“3.0 pushed out,” says the post on Linus Torvalds’ Google+ page (and nothing else).
A thread at lkml.org said slightly more, but mainly about how little there was to say. "So what are the big changes?" Torvalds wrote. "NOTHING. Absolutely nothing...no ABI changes, no API changes, no magical new features - just steady plodding progress.”
Actually, there is plenty of good news for those who are looking for things like improved handling of the much-improved Linux filesystem Btrfs or the JIT (Just-in-time) compiler. But prepare to be disappointed if you’re among those looking for the kind of sweeping generational changes that typically characterize a whole-number update.
"I decided to just bite the bullet, and call the next version 3.0," Torvalds admitted. "It will get released close enough to the 20-year mark, which is excuse enough for me, although honestly, the real reason is just that I can no longe rcomfortably [sic] count as high as 40."
"As already mentioned several times, there are no special landmark features or incompatibilities related to the version number change," wrote Torvalds. "It's simply a way to drop an inconvenient numbering system in honor of twenty years of Linux."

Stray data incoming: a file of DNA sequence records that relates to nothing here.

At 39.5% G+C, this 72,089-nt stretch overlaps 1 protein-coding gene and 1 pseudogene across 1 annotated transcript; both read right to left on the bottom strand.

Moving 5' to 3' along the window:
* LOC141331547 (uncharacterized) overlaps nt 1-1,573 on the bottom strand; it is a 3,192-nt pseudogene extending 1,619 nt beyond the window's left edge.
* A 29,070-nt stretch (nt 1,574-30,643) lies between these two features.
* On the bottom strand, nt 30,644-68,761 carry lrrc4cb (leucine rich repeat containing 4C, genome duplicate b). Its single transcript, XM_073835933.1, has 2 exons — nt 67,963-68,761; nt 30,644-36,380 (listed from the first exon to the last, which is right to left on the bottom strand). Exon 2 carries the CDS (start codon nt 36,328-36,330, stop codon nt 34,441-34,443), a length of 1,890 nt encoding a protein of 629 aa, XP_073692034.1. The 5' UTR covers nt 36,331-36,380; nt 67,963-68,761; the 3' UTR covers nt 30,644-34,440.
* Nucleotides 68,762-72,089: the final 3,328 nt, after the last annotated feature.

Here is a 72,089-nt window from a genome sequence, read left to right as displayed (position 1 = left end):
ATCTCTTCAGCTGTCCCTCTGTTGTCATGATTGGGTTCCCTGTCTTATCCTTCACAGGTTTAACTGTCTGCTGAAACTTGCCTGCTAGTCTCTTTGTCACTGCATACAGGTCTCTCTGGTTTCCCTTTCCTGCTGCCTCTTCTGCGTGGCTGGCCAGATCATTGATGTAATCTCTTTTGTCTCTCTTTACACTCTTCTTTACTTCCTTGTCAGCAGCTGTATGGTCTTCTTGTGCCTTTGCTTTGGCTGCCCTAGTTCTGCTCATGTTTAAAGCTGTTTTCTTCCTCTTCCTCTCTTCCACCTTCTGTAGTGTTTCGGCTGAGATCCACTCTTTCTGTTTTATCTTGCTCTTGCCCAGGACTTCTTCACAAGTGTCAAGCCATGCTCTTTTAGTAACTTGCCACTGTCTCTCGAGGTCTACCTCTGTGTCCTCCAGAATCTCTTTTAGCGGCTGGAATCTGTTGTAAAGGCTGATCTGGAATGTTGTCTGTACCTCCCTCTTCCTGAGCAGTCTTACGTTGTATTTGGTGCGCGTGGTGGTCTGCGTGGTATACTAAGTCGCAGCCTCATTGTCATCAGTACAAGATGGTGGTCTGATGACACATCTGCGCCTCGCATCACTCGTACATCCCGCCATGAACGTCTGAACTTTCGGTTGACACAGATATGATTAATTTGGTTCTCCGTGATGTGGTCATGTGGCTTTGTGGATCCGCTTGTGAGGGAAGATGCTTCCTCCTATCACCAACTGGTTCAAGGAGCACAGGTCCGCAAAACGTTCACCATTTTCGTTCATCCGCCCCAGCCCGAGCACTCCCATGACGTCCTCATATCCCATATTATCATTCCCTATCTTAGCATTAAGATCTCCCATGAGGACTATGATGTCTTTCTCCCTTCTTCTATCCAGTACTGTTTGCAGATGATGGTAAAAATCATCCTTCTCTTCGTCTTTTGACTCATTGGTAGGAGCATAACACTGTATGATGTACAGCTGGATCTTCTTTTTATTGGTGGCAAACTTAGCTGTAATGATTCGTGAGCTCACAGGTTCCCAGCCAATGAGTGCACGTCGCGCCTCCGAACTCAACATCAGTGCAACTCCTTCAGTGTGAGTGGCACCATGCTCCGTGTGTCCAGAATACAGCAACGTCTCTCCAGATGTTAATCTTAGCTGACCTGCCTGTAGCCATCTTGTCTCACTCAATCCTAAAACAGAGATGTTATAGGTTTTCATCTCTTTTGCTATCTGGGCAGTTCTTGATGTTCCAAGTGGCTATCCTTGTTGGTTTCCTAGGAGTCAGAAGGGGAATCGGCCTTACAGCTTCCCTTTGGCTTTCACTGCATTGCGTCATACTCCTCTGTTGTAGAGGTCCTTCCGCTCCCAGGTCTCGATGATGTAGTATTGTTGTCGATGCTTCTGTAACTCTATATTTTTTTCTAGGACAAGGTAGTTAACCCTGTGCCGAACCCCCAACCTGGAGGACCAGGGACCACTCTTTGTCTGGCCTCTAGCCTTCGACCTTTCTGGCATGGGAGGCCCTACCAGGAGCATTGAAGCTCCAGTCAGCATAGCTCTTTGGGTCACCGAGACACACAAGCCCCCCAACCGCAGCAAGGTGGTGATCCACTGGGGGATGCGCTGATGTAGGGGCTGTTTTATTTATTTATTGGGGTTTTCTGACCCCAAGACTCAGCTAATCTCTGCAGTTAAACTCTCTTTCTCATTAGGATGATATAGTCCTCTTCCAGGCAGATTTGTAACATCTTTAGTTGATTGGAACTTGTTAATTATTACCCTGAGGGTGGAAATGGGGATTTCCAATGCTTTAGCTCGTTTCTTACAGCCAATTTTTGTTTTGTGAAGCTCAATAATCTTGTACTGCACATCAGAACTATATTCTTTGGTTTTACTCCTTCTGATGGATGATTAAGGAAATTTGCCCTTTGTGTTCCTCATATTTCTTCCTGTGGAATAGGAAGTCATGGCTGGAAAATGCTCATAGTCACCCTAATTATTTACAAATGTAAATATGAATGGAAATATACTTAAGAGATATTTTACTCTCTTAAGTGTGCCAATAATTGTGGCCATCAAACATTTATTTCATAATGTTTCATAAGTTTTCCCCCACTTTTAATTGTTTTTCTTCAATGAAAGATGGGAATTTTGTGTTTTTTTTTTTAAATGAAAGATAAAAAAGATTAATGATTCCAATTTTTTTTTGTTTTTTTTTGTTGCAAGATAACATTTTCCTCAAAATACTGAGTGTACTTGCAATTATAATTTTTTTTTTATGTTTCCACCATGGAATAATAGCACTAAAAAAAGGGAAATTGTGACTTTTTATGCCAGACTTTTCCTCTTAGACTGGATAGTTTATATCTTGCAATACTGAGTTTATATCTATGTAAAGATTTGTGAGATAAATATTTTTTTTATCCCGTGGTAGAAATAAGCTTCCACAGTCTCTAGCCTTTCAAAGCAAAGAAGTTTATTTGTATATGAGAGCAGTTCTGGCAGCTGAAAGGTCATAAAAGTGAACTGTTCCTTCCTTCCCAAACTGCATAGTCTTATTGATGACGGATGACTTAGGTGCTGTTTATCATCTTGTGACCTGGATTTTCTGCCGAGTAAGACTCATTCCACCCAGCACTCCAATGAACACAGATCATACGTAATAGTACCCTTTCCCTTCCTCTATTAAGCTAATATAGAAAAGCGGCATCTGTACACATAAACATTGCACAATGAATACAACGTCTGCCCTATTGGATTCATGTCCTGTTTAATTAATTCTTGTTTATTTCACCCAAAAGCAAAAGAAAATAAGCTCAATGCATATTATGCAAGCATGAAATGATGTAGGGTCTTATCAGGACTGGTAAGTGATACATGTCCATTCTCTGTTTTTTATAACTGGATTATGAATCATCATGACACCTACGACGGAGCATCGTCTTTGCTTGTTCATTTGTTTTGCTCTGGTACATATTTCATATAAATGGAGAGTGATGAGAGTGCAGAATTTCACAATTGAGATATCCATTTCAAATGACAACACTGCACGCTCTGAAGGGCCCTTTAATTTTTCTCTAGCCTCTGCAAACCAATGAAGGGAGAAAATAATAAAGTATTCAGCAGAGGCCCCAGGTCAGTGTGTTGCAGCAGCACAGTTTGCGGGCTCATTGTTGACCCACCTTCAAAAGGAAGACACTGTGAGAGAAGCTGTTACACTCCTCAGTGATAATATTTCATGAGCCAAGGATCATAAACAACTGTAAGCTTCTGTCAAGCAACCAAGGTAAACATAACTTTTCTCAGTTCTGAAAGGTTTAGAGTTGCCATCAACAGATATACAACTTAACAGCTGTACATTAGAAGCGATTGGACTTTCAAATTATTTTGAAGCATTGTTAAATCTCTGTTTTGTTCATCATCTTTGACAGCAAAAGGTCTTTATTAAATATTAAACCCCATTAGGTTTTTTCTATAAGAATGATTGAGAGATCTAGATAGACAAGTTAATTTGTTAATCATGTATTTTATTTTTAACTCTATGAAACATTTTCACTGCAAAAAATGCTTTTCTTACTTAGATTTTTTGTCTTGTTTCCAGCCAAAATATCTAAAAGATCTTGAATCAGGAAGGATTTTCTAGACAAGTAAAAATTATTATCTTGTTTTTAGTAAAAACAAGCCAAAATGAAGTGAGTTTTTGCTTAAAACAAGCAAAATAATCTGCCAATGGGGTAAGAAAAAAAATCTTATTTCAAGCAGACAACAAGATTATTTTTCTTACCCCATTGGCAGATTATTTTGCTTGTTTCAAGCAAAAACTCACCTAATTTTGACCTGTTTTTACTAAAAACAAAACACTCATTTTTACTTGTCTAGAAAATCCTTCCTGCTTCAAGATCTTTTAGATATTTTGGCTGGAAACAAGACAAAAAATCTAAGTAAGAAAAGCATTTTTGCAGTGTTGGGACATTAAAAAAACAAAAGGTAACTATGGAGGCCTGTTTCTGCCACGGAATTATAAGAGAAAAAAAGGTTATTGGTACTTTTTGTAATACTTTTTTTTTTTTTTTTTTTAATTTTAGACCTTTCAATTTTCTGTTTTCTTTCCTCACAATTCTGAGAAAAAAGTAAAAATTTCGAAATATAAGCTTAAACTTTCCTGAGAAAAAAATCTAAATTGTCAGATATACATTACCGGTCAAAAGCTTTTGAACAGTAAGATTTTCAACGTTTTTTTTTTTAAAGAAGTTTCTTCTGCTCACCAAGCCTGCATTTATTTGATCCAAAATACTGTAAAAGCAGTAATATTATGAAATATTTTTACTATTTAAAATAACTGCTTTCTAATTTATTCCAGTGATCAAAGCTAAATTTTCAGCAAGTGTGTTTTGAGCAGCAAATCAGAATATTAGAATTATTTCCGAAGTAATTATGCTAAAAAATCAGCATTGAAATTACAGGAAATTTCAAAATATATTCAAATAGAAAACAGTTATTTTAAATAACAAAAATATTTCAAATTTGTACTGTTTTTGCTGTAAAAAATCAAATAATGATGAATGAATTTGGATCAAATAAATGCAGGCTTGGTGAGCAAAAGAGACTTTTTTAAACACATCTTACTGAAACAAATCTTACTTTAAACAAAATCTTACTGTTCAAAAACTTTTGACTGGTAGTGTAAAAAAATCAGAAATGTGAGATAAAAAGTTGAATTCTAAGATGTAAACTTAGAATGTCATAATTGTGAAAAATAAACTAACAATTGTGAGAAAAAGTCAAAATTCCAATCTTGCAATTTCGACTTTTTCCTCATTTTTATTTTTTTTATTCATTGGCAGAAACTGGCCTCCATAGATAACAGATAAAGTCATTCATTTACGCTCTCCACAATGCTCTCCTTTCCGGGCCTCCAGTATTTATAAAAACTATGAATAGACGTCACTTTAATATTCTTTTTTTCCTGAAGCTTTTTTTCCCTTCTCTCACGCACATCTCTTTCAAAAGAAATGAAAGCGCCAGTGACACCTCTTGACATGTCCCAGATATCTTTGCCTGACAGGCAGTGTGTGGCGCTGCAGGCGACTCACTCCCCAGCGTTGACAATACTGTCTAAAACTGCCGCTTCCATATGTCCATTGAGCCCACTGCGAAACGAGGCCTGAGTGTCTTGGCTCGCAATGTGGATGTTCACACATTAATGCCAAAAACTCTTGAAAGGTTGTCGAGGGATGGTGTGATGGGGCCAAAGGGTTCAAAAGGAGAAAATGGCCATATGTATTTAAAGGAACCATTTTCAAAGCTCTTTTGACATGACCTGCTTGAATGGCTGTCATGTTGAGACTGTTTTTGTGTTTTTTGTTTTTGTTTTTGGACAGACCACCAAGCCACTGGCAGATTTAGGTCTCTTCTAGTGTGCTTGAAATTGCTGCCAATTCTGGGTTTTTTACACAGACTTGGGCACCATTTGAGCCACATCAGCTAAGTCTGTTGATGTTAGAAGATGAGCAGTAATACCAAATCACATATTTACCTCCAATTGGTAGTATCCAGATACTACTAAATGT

On August 25, 1991, Torvalds (then a Finnish student) created the missing piece to a project begun almost a decade before. With a simple “Hello everybody out there” BBS message, Torvalds announced the completion of a kernel which (somewhat unintentionally) rounded out the GNU project begun by Richard Stallman in 1983.
The open-source project took on a life of its own, truly becoming the collaborative project of an entire world of programmers -- usually unpaid, usually in their spare time. Along the way, companies, foundations, support groups and other organizations sprang up around Linux (or, as some precise types will stress, GNU/Linux or GNU+Linux). Some of these are doing something special to celebrate two decades of Linux, especially the Linux Foundation (from timelines and videos to the Bootlegger’s Ball at the LinuxCon in Vancouver next month).
Interestingly, even sometime enemies are joining the party. Mircosoft, for instance -- who spent much of the 1990s and early 2000s (allegedly?) undermining and sabotaging the development of a free and open-source rival, whose current CEO called the OS a “cancer” -- yes, that Microsoft, has renewed its ‘we won’t sue!’ interoperability agreement with SUSE for another four years, and sent The Linux Foundation a video birthday cake with “Microsoft vs. Linux” crossed out and “Microsoft AND Linux” pencilled in. Awww.
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